My Arctic pictures are here.
We were back at the ship shortly after 9.30 a.m., ready for the remaining passengers to have a similar Zodiac Tour. Once they were back on board, the Zodiacs were lifted back onto the ship using a powerful electric crane so that the ship could sail to Hornvika, near the top of the Norwegian mainland. Perhaps you've heard of the North Cape (Nordkapp in Norwegian)? It's credited with being the most northerly point in Europe and a metal sculture representing a globe stands at the top of the 300 metre sheer cliff at this point.
They'd offered the passengers two ways of visiting the Nordkapp - disembark by Zodiac at Hornvika and make the 'strenuous' hike up a zig-zag cliff path to the summit and then along the top of the cliffs to Nordkapp or continue on the ship to Skarvag and catch a bus. Guess which I chose, along with 40-odd other passengers?
Lunch was served from noon for the hikers so that they would be ready to go ashore by Zodiac at 1.30 p.m. Before we'd finished lunch, an announcement was made that the ship was about to pass the Nordkapp so I hastened outside, just in time to recognise the globe sculpture, 300m up and a few ant-like visitors before the sculpture was hidden from view and all we could see was the imposing cliff. A little further on the Horn, a massive, pointed rock sticking out of the cliff was visible. The Horn was revered by the Sami people who populated the area centuries ago and still exist in small numbers as farmers, reindeer herdsmen and souvenir salesmen.
The ship dropped anchor in the bay at Hornvika and Zodiacs went out to prepare the landing site for the hikers. The route was just visible from the ship and it did look a little daunting. The signifiance of the spot is that a road was only built to Nordkapp in 1956. Before this, most visitors arrived by sea at a now-derelict landing stage and then made the climb we were to attempt.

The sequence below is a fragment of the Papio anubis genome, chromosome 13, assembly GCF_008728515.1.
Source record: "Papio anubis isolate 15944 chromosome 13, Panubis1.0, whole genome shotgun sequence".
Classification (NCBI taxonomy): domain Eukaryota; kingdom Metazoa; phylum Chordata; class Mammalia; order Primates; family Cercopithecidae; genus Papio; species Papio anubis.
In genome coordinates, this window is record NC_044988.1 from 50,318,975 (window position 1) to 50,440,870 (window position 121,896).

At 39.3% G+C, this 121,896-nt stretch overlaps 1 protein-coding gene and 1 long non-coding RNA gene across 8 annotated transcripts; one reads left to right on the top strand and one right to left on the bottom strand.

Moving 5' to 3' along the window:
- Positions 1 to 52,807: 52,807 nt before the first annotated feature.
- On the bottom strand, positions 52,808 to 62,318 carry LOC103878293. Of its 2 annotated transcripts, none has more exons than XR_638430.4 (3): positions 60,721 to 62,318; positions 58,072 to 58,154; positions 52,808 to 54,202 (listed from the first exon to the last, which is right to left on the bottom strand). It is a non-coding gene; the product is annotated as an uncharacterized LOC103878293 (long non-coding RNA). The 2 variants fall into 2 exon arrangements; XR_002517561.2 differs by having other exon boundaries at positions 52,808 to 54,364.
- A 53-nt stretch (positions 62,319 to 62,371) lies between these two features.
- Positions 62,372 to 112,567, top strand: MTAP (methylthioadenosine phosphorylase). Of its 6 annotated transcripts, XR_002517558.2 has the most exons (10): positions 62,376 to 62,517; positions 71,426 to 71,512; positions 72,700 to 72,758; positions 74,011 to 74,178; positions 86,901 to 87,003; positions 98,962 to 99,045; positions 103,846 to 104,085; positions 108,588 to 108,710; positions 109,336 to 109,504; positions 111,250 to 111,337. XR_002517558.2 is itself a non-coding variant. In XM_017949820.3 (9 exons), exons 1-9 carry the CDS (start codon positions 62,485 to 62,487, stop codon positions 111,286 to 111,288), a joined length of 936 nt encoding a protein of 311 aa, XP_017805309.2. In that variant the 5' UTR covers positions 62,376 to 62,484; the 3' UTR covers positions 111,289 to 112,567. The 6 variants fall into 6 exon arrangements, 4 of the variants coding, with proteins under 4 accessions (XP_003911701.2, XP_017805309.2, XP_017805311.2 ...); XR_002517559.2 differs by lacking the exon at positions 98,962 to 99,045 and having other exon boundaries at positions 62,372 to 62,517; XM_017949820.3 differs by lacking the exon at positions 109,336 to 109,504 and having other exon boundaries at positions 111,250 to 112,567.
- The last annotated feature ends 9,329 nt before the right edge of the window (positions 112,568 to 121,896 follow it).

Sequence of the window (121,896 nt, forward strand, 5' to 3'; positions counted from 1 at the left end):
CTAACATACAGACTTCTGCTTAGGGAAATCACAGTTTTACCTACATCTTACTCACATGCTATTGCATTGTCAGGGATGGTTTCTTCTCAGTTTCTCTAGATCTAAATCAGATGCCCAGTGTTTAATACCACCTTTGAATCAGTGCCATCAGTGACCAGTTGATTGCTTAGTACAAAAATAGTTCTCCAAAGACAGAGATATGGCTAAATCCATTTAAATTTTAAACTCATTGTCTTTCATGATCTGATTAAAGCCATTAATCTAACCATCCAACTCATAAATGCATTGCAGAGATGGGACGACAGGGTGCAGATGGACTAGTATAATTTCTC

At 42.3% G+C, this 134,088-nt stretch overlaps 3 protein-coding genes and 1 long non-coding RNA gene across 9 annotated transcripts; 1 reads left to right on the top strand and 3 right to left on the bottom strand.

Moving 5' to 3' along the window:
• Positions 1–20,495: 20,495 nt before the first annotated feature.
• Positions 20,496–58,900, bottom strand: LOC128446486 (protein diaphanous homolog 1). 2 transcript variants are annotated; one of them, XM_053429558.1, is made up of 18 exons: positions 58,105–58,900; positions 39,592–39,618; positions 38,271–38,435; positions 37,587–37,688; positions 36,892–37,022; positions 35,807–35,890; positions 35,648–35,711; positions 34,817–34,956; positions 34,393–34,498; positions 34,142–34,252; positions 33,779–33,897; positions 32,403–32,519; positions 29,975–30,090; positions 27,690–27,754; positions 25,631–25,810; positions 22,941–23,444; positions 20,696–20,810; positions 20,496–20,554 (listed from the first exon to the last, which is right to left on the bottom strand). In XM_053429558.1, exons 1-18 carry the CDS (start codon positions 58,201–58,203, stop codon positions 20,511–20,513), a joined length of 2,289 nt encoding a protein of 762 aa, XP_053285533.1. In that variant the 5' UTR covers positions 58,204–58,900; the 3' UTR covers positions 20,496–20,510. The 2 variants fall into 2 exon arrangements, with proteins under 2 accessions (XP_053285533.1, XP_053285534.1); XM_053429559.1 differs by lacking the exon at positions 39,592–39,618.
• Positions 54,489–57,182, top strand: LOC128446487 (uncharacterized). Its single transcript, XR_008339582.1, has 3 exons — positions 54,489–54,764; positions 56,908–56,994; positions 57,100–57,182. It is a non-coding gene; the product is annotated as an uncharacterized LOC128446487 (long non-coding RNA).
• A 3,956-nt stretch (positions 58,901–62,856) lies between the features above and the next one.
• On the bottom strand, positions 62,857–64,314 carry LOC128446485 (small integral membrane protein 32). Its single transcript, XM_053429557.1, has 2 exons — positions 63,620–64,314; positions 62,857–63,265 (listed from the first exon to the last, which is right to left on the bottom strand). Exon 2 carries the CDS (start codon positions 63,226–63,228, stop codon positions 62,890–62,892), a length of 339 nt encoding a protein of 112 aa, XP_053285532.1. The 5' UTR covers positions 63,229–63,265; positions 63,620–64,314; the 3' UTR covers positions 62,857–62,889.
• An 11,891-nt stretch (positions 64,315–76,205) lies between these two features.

The Zodiacs laned near a large rock on a beach strewn with rounded stones. Near the waterline, large blue towels had been laid on the stones to improve the going but after a few yards you were walking on rounded stones, crossing rusting ironwork (mainly railway rails) and the rotting remains of wooden steps. A new path had been trodden on the grass interspersed with rocks, heading straight up until the gradient steepened, after which it ascending through a series of zig-zags. It was fairly sunny and the cliff was sheltered from the wind, so I quickly found I was rather overdressed and started to overheat. With the occasional breather, I managed to keep going although the numerous damp patches were a bit tricky.
Eventually, the path emerged onto a flat plateau and the road, still a scar on the landscape, was visible with various vehicles passing. We joined the road and walked along it about half a kilometre until we came to a row of four ticket booths of which only one was in use. A herd of fifteen or so reindeer was wandering around the scrub to our left. We ignored the ticket booth and wandered on to a large car park filled with cars, camper vans and a lot of Harley-Davidson motor cycles. Mist was swirling around at this elevation.
The first odd-looking building we came to was marked 'Private House'. Further on was a much larger building which I correctly assumed was the visitor centre, restaurant and souvenir shop. Since visibility seemed to be getting worse, I decided to first find the globe sculpture. Hundreds of Harley Davidson fans, most in leathers, and a few of the motor cycles were swarming around the sculpture in a good-natured photography session. It was all quite surreal.
At ground level, there was a huge souvenir shop with eye-watering prices (but all prices in Norway strike me as eye-watering) and a large cafeteria, polygonal in plan, which would have offered excellent views had it not been misty. Steps then led down a number of floors to toilets, a post office, a cinema and the entrance to a wide tunnel which took you furthner inside the cliffs to a large bar cum performance space looking out to sea.